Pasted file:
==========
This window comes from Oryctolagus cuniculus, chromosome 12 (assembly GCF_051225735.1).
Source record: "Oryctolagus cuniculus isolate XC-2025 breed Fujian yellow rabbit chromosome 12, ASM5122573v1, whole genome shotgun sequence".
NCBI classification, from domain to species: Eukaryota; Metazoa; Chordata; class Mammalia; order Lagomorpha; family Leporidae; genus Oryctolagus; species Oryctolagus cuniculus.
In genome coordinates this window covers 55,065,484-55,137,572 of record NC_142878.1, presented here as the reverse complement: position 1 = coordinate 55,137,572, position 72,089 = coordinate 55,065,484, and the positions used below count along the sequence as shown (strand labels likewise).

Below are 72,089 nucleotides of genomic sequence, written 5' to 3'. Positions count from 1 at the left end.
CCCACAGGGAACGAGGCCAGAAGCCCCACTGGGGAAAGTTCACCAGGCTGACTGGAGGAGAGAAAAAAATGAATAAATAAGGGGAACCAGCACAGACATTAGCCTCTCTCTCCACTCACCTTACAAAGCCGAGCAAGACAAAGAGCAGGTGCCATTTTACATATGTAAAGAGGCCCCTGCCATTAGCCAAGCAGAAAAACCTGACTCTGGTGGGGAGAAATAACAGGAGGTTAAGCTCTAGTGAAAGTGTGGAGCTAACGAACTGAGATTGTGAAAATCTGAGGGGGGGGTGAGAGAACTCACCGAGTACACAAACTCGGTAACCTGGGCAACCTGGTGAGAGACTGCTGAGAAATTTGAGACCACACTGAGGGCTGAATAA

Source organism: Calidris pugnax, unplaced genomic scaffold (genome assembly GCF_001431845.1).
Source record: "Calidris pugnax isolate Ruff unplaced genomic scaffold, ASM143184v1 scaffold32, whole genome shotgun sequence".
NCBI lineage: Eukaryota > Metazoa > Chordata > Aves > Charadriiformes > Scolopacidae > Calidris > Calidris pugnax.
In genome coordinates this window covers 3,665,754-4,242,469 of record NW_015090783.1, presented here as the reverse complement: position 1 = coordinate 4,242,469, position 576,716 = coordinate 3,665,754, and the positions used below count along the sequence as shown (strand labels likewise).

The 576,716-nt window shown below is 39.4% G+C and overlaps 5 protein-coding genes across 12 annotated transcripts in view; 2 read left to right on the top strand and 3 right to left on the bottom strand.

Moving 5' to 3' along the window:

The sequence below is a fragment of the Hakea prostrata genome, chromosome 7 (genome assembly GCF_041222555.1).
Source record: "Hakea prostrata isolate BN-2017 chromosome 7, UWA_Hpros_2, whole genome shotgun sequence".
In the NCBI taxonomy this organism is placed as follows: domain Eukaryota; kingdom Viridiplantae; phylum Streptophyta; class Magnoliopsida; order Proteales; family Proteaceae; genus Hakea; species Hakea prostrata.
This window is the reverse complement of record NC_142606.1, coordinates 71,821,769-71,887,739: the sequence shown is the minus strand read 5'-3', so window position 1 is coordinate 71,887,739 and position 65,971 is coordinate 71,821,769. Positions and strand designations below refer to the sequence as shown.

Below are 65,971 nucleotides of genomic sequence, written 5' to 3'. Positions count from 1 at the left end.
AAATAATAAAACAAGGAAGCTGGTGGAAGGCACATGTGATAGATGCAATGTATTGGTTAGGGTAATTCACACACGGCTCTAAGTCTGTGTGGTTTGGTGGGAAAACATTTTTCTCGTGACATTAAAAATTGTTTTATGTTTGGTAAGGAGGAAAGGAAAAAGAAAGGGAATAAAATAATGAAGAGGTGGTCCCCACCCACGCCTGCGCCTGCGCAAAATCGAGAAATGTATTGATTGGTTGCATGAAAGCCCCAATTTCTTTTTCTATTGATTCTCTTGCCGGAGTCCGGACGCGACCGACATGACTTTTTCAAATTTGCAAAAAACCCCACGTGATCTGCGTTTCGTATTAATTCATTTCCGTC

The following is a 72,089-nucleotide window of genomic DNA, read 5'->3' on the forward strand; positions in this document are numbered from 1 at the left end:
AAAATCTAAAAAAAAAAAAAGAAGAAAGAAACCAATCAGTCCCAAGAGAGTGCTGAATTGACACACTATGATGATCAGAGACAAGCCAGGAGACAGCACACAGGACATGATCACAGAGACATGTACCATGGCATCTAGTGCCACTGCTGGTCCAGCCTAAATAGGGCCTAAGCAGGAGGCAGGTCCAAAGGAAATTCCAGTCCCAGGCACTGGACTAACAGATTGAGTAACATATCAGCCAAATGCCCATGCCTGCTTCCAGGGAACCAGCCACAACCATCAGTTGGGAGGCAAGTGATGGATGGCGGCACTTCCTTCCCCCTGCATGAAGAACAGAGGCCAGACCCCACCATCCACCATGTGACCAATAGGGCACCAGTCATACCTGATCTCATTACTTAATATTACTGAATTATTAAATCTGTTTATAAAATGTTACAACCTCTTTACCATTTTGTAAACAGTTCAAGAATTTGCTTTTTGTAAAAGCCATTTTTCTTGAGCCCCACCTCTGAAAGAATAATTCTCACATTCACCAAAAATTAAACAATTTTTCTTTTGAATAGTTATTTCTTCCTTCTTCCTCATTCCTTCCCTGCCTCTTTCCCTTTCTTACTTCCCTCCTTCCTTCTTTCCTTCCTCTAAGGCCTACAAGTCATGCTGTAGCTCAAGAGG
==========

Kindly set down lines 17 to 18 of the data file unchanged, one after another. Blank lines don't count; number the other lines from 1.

Below are 65,971 nucleotides of genomic sequence, written 5' to 3'. Positions count from 1 at the left end.
AAATAATAAAACAAGGAAGCTGGTGGAAGGCACATGTGATAGATGCAATGTATTGGTTAGGGTAATTCACACACGGCTCTAAGTCTGTGTGGTTTGGTGGGAAAACATTTTTCTCGTGACATTAAAAATTGTTTTATGTTTGGTAAGGAGGAAAGGAAAAAGAAAGGGAATAAAATAATGAAGAGGTGGTCCCCACCCACGCCTGCGCCTGCGCAAAATCGAGAAATGTATTGATTGGTTGCATGAAAGCCCCAATTTCTTTTTCTATTGATTCTCTTGCCGGAGTCCGGACGCGACCGACATGACTTTTTCAAATTTGCAAAAAACCCCACGTGATCTGCGTTTCGTATTAATTCATTTCCGTC